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Periodontal disease

Is it me or does it seem that a lot of patients out there aren’t aware that they have periodontal disease? When I see new patients with 5 mm pockets on most posteriors teeth, detecting radiographic bone loss, and I tell my patients they have periodontal disease, they become shocked or report never hearing such a thing from their previous dentist.



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9 Answers

I often hear from new patients they have never been told about their “numbers”. That being said I wonder how much our patients really hear what we are saying during their appointment. I try whenever possible to explain periodontal disease by comparing it with things most people can understand and relate to.
One example that makes sense to patients is comparing our mouths to a house with our periodontal health as the foundation and the teeth are the house. You cant fix the house if the foundation is bad. You will be amazed how that analogy turns on the light bulb! Especially for men! Another that really gets attention is explaining our teeth have 5 sides and brushing cleans 3 sides or 3/5 leaving 2/5 that can only be cleaned with floss or interdental brushes. This works well with kids too as they understand that brushing only cleans just over half of our teeth.
Patients get overwhelmed with too much info so feed them little bits and they will listen.

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I also see a lot of patients who have no idea what periodontal disease is at all or that they have it. Unfortunately I think part of this stems from the fact that many dental offices do not allow the hygienist to fully practice hygiene and inform patients fully. Many patients I believe are falling through the cracks with just a routine prophy at every visit. Some offices still do not have a hygienist and the doctor does a “prophy” in between treatment. Most of my patients usually say that I have been so thorough and they have never had a good cleaning like that:( It really boils down to patient education and the dental community ALL having the same standard of care!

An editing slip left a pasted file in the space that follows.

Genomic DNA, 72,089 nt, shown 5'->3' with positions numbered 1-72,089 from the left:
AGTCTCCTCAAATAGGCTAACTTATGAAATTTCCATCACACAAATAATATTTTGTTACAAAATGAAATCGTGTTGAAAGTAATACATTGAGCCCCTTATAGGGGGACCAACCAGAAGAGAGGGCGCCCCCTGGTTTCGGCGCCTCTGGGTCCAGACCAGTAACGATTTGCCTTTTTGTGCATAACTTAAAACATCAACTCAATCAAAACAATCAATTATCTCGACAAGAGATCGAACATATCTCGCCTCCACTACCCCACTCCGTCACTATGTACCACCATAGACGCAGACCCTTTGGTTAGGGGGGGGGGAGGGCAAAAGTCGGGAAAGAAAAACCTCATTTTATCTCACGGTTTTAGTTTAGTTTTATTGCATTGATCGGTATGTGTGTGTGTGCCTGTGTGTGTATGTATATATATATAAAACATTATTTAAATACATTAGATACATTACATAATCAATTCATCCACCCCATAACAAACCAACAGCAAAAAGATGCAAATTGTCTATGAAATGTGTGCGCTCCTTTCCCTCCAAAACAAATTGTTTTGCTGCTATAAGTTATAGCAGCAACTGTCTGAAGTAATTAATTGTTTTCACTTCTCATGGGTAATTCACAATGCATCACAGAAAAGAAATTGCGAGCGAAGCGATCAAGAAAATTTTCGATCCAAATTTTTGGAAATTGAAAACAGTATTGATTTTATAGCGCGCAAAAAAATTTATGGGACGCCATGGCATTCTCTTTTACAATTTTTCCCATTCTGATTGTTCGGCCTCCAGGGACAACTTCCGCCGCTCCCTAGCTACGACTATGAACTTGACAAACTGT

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Periodontal disease today is still one of the highest undiagnosed conditions in the American Adult population. Over 60 million adults have periodontal disease. Quite often we have to educate our patients more than once because we give them a lot of information. What has helped me is to have the patient visually see the perio chart with bleeding &;bone loss on the X-rays. Patients are visual & the more we show them the better they grasp the information. Also I changed my verbage to “you have active infection & for me to treat you appropriately I will nee to implement root planing followed by more frequent recalls.

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I think perio is a really vague thing to most people, they don’t really understand the concept. I also find lots of people with 5 mm posterior pockets who don’t recall anyone ever telling them before that there was a problem. I’m thinking that there’s at least a chance that it was presented to them in the past but maybe in a less definitive way like, oh, you have some pocketing, you should floss more, or something along those lines and the patients don’t put two and two together the next time they go and hear they have the beginnings of periodontal disease.

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In my 28 years as a hygienist, I have worked with doctors who are ultra conservative, to ultra preventative. Some may jump right in and treat the 5mm pocket with Arestin and/or scaling and root planing, others feel it’s best to monitor the area unless it changes for the worse. Overall, I think many hygienists try to inform their patients of their periodontal conditions, however, may patients refuse treatment, and so we do the best we can. I just take really thorough notes and document verbatim when the patient refuses treatment.